But some scientists still worry that the science might not quite be at the level needed to consistently and accurately estimate the amount of greenhouse gas emissions offset by adopting different farming techniques. In a January interview with E&E; News, Bruce Linquist, an assistant cooperative extension specialist at the University of California, Davis, expressed skepticism that the science could totally back up the offset program.
“Fields are also very different from each other, some are flat and some are sloped so water can saturate one part, and the [other] part is dry. How do you measure and quantify that? It’s a big challenge,” Linquist said, adding that he thought the project had moved “a bit fast.”
Implementing the project in the fields
After nearly two years spent working on the project with scientists, farmers, and the EDF, the California Air Resources Board — which enforces California’s cap-and-trade program — approved the carbon offsets for rice production in June of last summer, and farmers currently participating in the program will start to see the money from their carbon offsets in the coming months.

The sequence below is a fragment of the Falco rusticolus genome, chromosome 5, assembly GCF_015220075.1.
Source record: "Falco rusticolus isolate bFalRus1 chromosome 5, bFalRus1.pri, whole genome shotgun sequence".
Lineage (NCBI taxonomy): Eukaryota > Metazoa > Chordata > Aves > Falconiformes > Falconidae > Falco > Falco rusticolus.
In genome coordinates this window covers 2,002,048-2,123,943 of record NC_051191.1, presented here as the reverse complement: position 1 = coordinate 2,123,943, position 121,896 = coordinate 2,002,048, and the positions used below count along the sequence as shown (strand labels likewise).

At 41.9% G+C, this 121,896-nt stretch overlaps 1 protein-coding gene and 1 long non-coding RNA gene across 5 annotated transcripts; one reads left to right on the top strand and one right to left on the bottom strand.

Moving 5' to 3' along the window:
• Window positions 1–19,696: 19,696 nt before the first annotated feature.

I think farmers are by their very nature pioneers in a lot of things
The offsets are modest — tangible, but not nearly enough to offset the intrinsic risk inherent in switching to more unpredictable methods. As of publication, a ton of carbon was trading in California for a little under $13. The average rice farmer participating in the program can expect to see a half a ton to a ton and a half of carbon offset per acre — after administrative fees, Isbell estimates that he’ll probably pocket between$8 and $10 per acre. As a crop, rice is highly sensitive to moisture. Dry seeding, for instance, can make a rice crop more susceptible to weeds, disease, or pests. Alternate wetting and drying, in the same vein, can leave a rice crop open to reduced yields.